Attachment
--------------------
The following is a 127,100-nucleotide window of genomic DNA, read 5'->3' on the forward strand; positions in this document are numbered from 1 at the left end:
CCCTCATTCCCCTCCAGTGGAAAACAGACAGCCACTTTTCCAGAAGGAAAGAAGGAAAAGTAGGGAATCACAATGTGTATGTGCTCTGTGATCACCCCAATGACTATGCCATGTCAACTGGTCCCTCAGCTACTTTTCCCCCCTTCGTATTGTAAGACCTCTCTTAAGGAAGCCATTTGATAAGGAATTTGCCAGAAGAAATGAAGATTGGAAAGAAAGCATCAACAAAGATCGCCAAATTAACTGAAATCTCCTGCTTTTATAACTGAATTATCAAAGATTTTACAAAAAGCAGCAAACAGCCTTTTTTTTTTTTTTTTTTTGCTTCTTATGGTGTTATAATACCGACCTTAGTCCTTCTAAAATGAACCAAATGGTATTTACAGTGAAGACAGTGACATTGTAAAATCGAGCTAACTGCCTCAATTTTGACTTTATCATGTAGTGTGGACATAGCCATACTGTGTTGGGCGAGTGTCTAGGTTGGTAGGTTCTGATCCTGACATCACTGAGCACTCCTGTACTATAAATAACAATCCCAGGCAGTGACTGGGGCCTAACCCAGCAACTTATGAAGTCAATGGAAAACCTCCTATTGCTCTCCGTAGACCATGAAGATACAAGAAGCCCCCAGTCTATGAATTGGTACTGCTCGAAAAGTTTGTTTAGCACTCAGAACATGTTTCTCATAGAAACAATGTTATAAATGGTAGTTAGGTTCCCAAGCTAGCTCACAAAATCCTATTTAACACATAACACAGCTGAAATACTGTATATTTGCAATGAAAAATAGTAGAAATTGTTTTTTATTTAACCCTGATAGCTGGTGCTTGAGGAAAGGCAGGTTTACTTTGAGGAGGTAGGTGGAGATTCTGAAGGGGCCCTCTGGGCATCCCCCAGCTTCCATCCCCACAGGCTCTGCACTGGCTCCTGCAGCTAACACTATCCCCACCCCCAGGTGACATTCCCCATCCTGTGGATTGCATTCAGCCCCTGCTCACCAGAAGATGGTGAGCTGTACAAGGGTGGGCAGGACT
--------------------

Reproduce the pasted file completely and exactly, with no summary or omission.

The following is a 127,100-nucleotide window of genomic DNA, read 5'->3' on the forward strand; positions in this document are numbered from 1 at the left end:
CCCTCATTCCCCTCCAGTGGAAAACAGACAGCCACTTTTCCAGAAGGAAAGAAGGAAAAGTAGGGAATCACAATGTGTATGTGCTCTGTGATCACCCCAATGACTATGCCATGTCAACTGGTCCCTCAGCTACTTTTCCCCCCTTCGTATTGTAAGACCTCTCTTAAGGAAGCCATTTGATAAGGAATTTGCCAGAAGAAATGAAGATTGGAAAGAAAGCATCAACAAAGATCGCCAAATTAACTGAAATCTCCTGCTTTTATAACTGAATTATCAAAGATTTTACAAAAAGCAGCAAACAGCCTTTTTTTTTTTTTTTTTTTGCTTCTTATGGTGTTATAATACCGACCTTAGTCCTTCTAAAATGAACCAAATGGTATTTACAGTGAAGACAGTGACATTGTAAAATCGAGCTAACTGCCTCAATTTTGACTTTATCATGTAGTGTGGACATAGCCATACTGTGTTGGGCGAGTGTCTAGGTTGGTAGGTTCTGATCCTGACATCACTGAGCACTCCTGTACTATAAATAACAATCCCAGGCAGTGACTGGGGCCTAACCCAGCAACTTATGAAGTCAATGGAAAACCTCCTATTGCTCTCCGTAGACCATGAAGATACAAGAAGCCCCCAGTCTATGAATTGGTACTGCTCGAAAAGTTTGTTTAGCACTCAGAACATGTTTCTCATAGAAACAATGTTATAAATGGTAGTTAGGTTCCCAAGCTAGCTCACAAAATCCTATTTAACACATAACACAGCTGAAATACTGTATATTTGCAATGAAAAATAGTAGAAATTGTTTTTTATTTAACCCTGATAGCTGGTGCTTGAGGAAAGGCAGGTTTACTTTGAGGAGGTAGGTGGAGATTCTGAAGGGGCCCTCTGGGCATCCCCCAGCTTCCATCCCCACAGGCTCTGCACTGGCTCCTGCAGCTAACACTATCCCCACCCCCAGGTGACATTCCCCATCCTGTGGATTGCATTCAGCCCCTGCTCACCAGAAGATGGTGAGCTGTACAAGGGTGGGCAGGACT